December 11, 2017
Impetigo, also known as school sores, is a highly contagious bacterial skin infection that occurs in children far more frequently than adults. It is one of the most common bacterial infections in children aged two to five ...

Patients with atrial fibrillation at greater risk of death in rural hospitals than urban hospitals

December 11, 2017
Patients with atrial fibrillation (AF) admitted to rural hospitals in the United States have a greater chance of dying during their hospital stay than patients admitted to urban hospitals for the same condition, according ...

Many donor kidneys that are discarded may be suitable for transplantation

December 7, 2017
When researchers examined information on pairs of kidneys from the same donor in which 1 kidney was used but the other was discarded, the kidneys that were used tended to perform well even though they were similar in quality ...

Immunotherapy drug nearly eliminates severe acute graft-versus-host disease

December 9, 2017
Results from a phase 2 clinical trial, presented by Seattle Children's Research Institute at the 59th American Society of Hematology (ASH) Annual Meeting, show that the drug Abatacept (Orencia) nearly eliminated life-threatening ...

Deep insight into the heart

December 8, 2017
By no means are only elderly people at risk from heart diseases. Physically active individuals can also be affected, for example if a seemingly harmless flu bug spreads to the heart muscle. Should this remain undetected and ...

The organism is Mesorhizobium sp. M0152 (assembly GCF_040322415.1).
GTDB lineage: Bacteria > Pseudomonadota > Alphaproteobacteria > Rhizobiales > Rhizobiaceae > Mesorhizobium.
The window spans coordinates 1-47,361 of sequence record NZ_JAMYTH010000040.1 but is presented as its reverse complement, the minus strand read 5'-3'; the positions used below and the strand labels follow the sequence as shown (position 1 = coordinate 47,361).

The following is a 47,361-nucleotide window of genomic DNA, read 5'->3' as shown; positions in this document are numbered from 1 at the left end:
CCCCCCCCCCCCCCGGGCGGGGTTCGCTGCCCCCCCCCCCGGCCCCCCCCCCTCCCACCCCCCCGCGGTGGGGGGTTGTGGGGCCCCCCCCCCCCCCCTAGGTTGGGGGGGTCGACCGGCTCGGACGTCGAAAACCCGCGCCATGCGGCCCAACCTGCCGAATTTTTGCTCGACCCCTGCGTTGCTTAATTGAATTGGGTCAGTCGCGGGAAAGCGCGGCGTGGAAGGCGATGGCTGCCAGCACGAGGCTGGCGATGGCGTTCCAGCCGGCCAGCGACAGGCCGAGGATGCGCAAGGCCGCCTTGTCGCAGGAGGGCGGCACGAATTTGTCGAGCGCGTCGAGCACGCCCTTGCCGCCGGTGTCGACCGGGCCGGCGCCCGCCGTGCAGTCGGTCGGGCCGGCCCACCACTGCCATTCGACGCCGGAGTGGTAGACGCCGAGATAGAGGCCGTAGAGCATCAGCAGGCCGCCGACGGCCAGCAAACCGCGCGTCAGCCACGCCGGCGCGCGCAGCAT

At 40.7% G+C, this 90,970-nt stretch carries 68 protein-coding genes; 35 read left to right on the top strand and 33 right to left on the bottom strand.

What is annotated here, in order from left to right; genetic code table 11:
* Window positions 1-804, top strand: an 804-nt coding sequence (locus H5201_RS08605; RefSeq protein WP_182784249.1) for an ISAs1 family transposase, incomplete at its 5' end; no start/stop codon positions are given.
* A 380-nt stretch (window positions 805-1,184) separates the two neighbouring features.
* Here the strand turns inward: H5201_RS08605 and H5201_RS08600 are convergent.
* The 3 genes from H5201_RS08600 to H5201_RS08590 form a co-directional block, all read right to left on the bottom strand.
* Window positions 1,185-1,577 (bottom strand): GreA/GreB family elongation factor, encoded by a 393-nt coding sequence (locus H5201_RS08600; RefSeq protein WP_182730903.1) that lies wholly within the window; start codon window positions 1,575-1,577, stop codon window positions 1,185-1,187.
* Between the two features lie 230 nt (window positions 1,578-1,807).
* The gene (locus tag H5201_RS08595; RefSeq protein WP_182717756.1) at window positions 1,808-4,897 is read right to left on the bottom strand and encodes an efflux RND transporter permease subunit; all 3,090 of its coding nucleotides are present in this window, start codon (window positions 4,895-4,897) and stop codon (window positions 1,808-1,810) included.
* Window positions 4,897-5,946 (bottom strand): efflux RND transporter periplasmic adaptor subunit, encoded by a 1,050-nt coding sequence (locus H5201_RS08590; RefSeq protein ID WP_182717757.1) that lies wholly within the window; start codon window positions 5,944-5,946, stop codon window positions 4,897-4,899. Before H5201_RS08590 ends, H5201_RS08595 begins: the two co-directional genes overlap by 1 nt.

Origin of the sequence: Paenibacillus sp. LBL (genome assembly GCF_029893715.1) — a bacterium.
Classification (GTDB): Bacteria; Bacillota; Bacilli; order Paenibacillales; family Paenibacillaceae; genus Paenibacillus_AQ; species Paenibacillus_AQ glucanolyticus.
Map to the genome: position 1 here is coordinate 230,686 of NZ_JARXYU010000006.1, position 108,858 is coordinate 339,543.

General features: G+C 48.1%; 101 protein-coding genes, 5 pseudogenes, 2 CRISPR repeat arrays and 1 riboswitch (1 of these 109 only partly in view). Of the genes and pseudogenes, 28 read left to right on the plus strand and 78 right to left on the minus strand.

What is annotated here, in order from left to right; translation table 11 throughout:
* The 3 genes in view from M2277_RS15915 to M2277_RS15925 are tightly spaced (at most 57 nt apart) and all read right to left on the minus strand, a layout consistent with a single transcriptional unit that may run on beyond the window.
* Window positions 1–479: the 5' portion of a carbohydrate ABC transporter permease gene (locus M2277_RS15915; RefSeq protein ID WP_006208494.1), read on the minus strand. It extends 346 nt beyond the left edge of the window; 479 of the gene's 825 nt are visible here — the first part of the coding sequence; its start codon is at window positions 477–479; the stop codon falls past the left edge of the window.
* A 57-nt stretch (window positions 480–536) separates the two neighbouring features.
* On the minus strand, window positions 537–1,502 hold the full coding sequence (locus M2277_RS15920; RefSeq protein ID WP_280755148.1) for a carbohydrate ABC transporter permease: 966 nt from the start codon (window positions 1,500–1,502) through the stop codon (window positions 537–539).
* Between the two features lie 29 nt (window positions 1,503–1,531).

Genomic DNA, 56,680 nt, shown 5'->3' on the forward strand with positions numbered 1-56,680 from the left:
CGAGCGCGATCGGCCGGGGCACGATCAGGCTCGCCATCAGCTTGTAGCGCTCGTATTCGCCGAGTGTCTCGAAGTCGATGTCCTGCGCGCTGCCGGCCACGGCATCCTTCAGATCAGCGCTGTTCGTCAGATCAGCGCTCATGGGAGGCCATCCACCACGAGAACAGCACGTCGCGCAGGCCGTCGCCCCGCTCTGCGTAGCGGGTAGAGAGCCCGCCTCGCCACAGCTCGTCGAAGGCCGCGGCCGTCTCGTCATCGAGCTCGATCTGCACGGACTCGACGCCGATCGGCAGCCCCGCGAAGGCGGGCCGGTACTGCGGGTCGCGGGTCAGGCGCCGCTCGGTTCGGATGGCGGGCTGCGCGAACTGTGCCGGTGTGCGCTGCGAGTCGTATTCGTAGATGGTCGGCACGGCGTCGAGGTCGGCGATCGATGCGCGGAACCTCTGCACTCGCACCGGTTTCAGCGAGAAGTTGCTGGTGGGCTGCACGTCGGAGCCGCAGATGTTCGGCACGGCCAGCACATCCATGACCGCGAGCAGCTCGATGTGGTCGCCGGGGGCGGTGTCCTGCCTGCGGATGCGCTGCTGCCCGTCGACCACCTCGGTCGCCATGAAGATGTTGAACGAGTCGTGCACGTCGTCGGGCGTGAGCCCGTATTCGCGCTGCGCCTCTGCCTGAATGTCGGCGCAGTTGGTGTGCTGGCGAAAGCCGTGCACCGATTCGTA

Recommended for you

Estrogen discovery could shed new light on fertility problems

December 12, 2017
Estrogen produced in the brain is necessary for ovulation in monkeys, according to researchers at the University of Wisconsin-Madison who have upended the traditional understanding of the hormonal cascade that leads to release ...

3-D printed microfibers could provide structure for artificially grown body parts

December 12, 2017
Much as a frame provides structural support for a house and the chassis provides strength and shape for a car, a team of Penn State engineers believe they have a way to create the structural framework for growing living tissue ...

Time of day affects severity of autoimmune disease

December 12, 2017
Insights into how the body clock and time of day influence immune responses are revealed today in a study published in leading international journal Nature Communications. Understanding the effect of the interplay between ...

Team identifies DNA element that may cause rare movement disorder

December 11, 2017
A team of Massachusetts General Hospital (MGH) researchers has identified a specific genetic change that may be the cause of a rare but severe neurological disorder called X-linked dystonia parkinsonism (XDP). Occurring only ...

Protein Daple coordinates single-cell and organ-wide directionality in the inner ear

December 11, 2017
Humans inherited the capacity to hear sounds thanks to structures that evolved millions of years ago. Sensory "hair cells" in the inner ear have the amazing ability to convert sound waves into electrical signals and transmit ...

Gene therapy improves immunity in babies with 'bubble boy' disease

December 9, 2017
Early evidence suggests that gene therapy developed at St. Jude Children's Research Hospital will lead to broad protection for infants with the devastating immune disorder X-linked severe combined immunodeficiency disorder. ...

0 comments

Please sign in to add a comment. Registration is free, and takes less than a minute. Read more

Click here to reset your password.
Sign in to get notified via email when new comments are made.